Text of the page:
"So funny, candid, and incisive is Hughes' self-portrait and chronicle of postwar art world up to 1970, readers will hope avidly for a second installment." Booklist
"A long, unblinking look in time's mirror, by a writer who has spent his life mastering his subject and his craft." Kirkus Reviews (Starred Review)
"This fascinating and entertaining read, at times somber and at times amusing, is recommended." Library Journal
Book News Annotation:
Those familiar with any of Hughes' works--The Fatal Shore, Barcelona, The Shock of the New, American Visions, and Goya--will grab hold of this autobiographical work, knowing the author's extraordinary ability to communicate his engagement with life and art.
Annotation ©2006 Book News, Inc., Portland, OR (booknews.com)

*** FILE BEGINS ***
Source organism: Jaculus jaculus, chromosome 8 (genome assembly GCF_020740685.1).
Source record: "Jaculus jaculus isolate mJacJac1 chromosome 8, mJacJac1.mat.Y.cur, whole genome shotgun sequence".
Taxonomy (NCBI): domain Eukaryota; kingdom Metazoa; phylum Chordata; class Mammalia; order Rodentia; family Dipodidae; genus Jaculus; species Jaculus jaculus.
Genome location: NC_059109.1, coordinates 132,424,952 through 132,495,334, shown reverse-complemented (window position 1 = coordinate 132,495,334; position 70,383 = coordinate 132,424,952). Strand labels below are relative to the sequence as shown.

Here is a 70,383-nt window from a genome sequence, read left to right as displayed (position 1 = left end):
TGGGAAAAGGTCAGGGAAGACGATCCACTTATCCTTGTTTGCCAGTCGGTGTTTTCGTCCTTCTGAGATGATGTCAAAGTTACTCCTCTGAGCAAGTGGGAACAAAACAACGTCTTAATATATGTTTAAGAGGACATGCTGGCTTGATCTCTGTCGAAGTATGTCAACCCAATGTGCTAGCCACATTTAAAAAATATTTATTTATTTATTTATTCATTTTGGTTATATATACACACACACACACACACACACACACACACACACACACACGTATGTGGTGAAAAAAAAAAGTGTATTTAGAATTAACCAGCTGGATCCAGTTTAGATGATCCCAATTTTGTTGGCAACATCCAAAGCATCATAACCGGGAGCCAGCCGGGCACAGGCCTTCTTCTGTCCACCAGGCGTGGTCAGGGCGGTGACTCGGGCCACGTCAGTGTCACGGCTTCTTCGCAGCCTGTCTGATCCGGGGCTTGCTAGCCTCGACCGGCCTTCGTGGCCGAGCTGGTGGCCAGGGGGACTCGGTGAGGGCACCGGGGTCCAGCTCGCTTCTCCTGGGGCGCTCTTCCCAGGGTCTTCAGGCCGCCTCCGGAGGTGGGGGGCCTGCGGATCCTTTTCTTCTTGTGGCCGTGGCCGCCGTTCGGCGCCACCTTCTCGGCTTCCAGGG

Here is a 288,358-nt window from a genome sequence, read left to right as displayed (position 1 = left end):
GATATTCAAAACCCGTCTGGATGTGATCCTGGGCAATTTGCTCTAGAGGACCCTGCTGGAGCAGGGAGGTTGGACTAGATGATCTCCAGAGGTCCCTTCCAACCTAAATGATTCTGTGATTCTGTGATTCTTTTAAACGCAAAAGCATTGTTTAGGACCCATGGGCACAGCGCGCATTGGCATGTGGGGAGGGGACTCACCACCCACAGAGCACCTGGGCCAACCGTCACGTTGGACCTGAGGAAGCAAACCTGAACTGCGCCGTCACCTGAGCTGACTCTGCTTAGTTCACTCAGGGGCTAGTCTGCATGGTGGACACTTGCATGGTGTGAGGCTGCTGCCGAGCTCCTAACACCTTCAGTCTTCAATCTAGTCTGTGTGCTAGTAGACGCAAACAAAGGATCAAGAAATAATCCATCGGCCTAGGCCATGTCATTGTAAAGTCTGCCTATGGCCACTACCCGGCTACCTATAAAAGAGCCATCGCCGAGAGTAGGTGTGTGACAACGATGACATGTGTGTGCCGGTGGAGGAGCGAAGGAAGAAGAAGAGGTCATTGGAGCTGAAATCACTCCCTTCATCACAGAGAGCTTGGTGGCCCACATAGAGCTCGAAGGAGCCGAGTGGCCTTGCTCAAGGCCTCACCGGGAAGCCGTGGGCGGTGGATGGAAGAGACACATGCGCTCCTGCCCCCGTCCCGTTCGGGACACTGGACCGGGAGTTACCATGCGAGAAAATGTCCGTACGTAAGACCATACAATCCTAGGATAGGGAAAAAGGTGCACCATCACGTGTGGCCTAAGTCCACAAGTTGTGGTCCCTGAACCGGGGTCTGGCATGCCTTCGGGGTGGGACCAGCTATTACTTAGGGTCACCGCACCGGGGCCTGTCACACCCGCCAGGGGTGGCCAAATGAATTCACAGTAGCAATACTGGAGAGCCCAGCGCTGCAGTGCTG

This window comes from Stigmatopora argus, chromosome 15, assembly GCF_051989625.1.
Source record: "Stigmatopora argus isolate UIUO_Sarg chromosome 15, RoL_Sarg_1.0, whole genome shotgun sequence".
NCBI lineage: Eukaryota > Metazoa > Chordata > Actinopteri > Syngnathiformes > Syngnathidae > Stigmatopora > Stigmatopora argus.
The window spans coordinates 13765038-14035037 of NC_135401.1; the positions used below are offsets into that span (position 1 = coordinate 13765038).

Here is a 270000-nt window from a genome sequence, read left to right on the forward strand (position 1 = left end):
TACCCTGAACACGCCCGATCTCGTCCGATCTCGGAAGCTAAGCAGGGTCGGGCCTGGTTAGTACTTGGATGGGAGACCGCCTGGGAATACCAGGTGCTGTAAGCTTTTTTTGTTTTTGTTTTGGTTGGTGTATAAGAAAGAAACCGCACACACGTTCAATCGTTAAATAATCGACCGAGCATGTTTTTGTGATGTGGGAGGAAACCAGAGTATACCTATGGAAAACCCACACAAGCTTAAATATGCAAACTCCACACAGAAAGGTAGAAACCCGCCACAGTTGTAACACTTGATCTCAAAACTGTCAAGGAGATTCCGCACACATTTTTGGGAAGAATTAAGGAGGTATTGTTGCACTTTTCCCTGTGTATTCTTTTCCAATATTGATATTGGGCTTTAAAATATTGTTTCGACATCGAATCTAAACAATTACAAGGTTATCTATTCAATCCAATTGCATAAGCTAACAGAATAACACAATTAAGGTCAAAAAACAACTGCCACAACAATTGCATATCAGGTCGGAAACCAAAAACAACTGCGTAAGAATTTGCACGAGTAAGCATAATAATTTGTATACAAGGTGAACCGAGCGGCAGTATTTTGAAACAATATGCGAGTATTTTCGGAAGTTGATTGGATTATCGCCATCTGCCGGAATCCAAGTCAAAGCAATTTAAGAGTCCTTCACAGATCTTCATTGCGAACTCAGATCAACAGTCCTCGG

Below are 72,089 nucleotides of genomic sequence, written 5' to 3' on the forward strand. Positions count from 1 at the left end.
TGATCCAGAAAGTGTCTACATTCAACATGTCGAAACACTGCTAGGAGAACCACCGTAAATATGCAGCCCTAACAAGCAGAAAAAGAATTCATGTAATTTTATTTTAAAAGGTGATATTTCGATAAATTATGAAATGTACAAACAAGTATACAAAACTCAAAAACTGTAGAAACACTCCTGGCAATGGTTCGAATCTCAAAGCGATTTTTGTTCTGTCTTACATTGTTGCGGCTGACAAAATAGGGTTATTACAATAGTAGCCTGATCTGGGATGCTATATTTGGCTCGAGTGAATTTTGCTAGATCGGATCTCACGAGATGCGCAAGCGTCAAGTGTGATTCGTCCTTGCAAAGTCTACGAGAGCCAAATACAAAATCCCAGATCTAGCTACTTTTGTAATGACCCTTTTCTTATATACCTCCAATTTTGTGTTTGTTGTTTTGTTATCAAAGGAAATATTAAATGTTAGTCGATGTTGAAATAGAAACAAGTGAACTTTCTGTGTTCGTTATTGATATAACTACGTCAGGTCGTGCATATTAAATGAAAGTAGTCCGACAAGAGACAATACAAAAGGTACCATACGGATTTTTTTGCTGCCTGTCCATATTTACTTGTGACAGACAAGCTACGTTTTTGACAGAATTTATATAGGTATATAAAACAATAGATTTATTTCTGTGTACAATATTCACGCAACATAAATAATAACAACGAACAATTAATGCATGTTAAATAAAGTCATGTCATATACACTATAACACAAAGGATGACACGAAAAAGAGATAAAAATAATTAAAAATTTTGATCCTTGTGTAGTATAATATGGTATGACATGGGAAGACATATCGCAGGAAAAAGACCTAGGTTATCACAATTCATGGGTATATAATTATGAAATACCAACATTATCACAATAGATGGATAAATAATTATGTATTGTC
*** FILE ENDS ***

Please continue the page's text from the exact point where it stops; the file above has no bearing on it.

Book News Annotation:
Those familiar with any of Hughes' works--The Fatal Shore, Barcelona, The Shock of the New, American Visions, and Goya--will grab hold of this autobiographical work, knowing the author's extraordinary ability to communicate his engagement with life and art. Annotation Â©2006 Book News, Inc., Portland, OR (booknews.com)
About the Author
Robert J. Hughes received a bachelor' s degree in Business Administration from Southern Nazarene University, and completed both his Master' s degree and Ph.D. from the University of North Texas with specializations in Business Administration and college teaching. Dr. Hughes currently teaches Introduction to Business, Personal Finance, and Business Math for the Dallas County Community Colleges. He is the recipient of three different Teaching in Excellence Awards at Richland College. In addition to Business, he has authored college textbooks in Personal Finance and Business Mathematics which are used throughout the world. Currently, Dr. Hughes is active in many academic and professional organizations. He has served as a consultant and investment advisor to individuals, businesses, and charitable organizations.